'We got called; off the bench," says Greg Dulli. "We were able to hit, get on base, and score."
Afghan Whigs frontman Greg Dulli is explaining the band's resurrection from a 12-year hiatus, a reunion sparked by a last-minute need to replace Guided by Voices on this year's I'll Be Your Mirror festival bill.
Scoring has always been one of Dulli's specialties. While they came of age alongside Nirvana, the Cincinnati sextet is, at heart, an ersatz soul band whose lounge lizard frontman tends to wear his predatory hungers and intimacy issues on his sleeve: "Ladies let me introduce myself," he sings on "Be Sweet" from the Afghan Whigs' 1993 breakthrough album Gentlemen. "I got a dick for a brain and my brain is going to sell my ass to you."
Dulli's conclusion — "she wants love and I just want to fuck" — isn't exactly a novel revelation, but he delivers it with the brash, biting indifference of one who knows better. This ugly side is echoed by guitarist Rick McCollum's scabrous, slashing lead, its terse angularity contrasting the simmering late-night groove. It's a dispiriting but starkly honest tune.
"I have always done an amplified version of myself, which is what a performer does," Dulli says. "They're all just snapshots from your life."
And they're not all pretty. "There are many aspects to one's psyche," says the songwriter. "It's how you manage the different parts of yourself. Keeping the homicidal maniac inside you in check. Not everyone wants to go write In Cold Blood, but everyone wants to read it."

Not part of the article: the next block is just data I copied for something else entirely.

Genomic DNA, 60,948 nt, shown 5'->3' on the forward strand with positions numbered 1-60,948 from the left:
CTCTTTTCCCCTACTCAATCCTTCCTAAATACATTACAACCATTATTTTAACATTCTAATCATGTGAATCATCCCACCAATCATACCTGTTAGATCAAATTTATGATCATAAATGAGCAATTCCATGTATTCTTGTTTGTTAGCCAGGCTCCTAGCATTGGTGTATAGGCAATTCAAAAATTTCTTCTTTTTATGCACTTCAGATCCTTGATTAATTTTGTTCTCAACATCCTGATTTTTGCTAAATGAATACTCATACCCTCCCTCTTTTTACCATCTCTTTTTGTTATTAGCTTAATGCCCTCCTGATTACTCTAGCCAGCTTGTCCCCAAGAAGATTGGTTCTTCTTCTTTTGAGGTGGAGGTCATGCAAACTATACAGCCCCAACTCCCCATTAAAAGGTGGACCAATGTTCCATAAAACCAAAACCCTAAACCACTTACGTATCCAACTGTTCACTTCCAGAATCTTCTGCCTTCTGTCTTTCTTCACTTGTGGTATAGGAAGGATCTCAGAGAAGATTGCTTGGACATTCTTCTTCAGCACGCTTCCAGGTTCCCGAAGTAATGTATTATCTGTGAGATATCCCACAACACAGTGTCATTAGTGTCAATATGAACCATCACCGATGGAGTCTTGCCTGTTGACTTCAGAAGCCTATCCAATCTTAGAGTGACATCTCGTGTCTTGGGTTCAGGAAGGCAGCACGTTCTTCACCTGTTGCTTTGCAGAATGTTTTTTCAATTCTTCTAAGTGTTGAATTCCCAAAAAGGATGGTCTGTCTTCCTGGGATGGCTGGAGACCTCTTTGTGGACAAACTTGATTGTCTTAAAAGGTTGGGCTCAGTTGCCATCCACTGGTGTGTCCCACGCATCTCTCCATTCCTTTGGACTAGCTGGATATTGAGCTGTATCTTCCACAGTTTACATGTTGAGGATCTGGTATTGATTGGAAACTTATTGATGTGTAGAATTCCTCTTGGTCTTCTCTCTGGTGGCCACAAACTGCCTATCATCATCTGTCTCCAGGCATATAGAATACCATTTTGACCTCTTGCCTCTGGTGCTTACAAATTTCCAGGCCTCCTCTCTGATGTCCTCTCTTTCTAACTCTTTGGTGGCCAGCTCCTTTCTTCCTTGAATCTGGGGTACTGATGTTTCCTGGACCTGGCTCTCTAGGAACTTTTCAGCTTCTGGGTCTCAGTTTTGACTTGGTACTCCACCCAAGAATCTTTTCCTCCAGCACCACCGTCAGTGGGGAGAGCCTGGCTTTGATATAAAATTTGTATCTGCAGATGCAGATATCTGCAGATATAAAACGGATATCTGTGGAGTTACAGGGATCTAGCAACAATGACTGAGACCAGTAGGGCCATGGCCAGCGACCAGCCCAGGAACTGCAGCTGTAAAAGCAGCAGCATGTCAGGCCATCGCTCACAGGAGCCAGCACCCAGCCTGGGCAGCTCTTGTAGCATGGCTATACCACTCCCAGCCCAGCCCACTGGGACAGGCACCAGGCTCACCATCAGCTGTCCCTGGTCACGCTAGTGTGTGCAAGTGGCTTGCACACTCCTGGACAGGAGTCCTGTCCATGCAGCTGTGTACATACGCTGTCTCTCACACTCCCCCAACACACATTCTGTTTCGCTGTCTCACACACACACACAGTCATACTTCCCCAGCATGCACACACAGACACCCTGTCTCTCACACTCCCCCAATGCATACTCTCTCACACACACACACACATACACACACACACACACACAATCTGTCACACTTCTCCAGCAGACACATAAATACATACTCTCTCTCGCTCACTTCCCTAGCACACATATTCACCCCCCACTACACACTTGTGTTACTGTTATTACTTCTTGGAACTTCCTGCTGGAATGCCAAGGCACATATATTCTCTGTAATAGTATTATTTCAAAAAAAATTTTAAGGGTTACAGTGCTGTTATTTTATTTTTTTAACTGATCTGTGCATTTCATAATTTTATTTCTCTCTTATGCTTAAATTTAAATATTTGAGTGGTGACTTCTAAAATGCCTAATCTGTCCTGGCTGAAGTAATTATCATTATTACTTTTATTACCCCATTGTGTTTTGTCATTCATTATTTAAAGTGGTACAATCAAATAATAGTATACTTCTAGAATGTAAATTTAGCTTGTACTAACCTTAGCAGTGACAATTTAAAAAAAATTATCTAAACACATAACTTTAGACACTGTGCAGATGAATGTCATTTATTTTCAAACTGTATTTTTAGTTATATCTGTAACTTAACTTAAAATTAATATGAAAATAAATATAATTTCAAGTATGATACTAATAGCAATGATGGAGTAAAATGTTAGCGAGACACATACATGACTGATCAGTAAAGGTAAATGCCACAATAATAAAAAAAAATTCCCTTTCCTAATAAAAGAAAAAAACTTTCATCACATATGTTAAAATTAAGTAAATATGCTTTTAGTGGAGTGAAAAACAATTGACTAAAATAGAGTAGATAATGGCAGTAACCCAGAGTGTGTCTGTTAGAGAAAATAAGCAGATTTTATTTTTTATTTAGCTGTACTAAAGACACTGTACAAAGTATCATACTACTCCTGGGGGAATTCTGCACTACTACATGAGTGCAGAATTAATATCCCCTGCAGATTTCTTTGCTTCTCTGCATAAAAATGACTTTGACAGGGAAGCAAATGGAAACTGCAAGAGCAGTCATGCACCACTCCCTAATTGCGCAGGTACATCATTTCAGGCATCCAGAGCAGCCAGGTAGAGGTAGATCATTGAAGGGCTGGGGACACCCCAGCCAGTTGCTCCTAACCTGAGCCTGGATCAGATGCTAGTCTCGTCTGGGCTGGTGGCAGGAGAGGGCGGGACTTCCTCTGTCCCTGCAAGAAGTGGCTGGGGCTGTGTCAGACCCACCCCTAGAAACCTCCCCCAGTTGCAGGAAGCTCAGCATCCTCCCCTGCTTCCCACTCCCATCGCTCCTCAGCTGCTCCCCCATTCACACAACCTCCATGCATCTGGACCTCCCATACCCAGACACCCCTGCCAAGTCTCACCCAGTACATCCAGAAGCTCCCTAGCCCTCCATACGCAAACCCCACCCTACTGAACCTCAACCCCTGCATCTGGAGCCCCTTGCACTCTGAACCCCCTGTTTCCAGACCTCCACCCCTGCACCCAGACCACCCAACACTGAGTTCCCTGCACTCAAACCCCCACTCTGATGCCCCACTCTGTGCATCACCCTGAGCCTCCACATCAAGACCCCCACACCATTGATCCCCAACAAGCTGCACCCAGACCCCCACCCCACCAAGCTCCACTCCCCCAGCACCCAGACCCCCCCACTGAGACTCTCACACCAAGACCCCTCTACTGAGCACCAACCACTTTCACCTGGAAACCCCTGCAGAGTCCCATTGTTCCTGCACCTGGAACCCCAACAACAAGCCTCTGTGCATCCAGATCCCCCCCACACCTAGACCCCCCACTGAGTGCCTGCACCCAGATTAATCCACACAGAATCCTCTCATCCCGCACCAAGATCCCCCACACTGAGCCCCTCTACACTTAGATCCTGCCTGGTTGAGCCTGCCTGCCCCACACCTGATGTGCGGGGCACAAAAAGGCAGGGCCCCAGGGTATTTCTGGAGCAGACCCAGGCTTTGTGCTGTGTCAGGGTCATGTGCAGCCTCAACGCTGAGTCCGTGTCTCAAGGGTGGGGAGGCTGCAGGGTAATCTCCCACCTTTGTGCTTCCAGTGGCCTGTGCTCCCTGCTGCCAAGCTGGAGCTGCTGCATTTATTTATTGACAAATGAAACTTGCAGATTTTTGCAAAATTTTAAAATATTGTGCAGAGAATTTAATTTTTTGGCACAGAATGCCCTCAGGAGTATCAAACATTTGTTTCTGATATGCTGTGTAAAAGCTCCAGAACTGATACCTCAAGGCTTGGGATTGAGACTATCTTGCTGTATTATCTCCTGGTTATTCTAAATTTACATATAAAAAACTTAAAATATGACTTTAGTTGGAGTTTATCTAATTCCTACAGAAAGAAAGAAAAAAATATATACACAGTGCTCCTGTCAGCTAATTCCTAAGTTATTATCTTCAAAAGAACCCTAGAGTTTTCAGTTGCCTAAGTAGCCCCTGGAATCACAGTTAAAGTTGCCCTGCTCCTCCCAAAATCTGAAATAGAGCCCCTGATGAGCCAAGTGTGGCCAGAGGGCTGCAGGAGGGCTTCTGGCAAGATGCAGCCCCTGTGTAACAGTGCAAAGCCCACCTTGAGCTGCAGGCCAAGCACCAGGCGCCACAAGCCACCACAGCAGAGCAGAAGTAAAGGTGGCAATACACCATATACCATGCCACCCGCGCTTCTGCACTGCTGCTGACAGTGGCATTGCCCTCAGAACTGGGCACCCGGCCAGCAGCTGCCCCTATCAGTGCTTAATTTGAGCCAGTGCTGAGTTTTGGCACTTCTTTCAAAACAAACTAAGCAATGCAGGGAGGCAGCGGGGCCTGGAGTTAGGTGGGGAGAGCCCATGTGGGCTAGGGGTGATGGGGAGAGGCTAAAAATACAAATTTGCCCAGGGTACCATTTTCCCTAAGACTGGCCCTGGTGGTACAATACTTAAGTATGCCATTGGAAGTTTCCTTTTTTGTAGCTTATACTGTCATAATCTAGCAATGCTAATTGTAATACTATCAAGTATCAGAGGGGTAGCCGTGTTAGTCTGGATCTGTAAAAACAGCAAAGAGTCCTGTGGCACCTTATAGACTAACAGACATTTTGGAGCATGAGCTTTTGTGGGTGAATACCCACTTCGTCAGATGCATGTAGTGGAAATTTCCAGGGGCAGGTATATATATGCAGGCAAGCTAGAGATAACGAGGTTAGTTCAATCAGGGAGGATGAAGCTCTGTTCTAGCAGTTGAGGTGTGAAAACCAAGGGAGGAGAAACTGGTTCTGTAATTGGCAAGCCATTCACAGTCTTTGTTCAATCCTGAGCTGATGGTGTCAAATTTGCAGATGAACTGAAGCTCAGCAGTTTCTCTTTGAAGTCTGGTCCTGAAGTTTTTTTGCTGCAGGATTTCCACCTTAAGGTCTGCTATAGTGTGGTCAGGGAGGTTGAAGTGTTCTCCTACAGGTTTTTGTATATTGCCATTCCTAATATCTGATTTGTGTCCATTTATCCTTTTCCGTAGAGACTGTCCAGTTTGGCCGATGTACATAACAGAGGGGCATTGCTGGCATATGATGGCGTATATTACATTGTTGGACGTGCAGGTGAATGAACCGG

Despite two new tracks on the Whigs' 2007 retrospective, Unbreakable — and two more on their website earlier this year — the current tour is most likely a one-off. For Dulli, there are simply other options.
Twilight Singers — the dusky atmospheric offshoot band he formed after the Whigs' 2001 breakup — has a similarly slithering and shadowy bar-closing vibe, but isn't as noisy or tumultuous, preferring slow-build cinematic soundscapes.
And then there's his project with Screaming Trees survivor Mark Lanegan, the Gutter Twins, who released their Saturnalia debut in 2008: "Mark is one of the best friends I've ever had," he says, "and one of the kindest, funniest and most intelligent people I know. He's a gas."
The renewed interest in returning acts like the Afghan Whigs, Mission of Burma, Dinosaur Jr. and the Pixies makes sense to Dulli.
"If you build a house that's built to last, people are maybe going to want to go in and take a look at the architecture, revisit it, and be a part of it," he says. "For myself as a writer of the material, it's been a fabulous journey through my illustrious past. We've gone pretty deep in the catalog and are playing songs that we never even played when we were first us."
Of course, the musical landscape has changed dramatically since the Whigs last walked the earth. In many ways, it's harder to be a band and make a living, even for those without as rich a legacy as Dulli's. But it's those very challenges, he believes, that make great bands.
"You've got to shake it off. It's the law of the jungle. Survival of the fittest. It's Darwinism!
"I didn't make the rules," he adds with a chuckle. "I just work 'em — or work around 'em."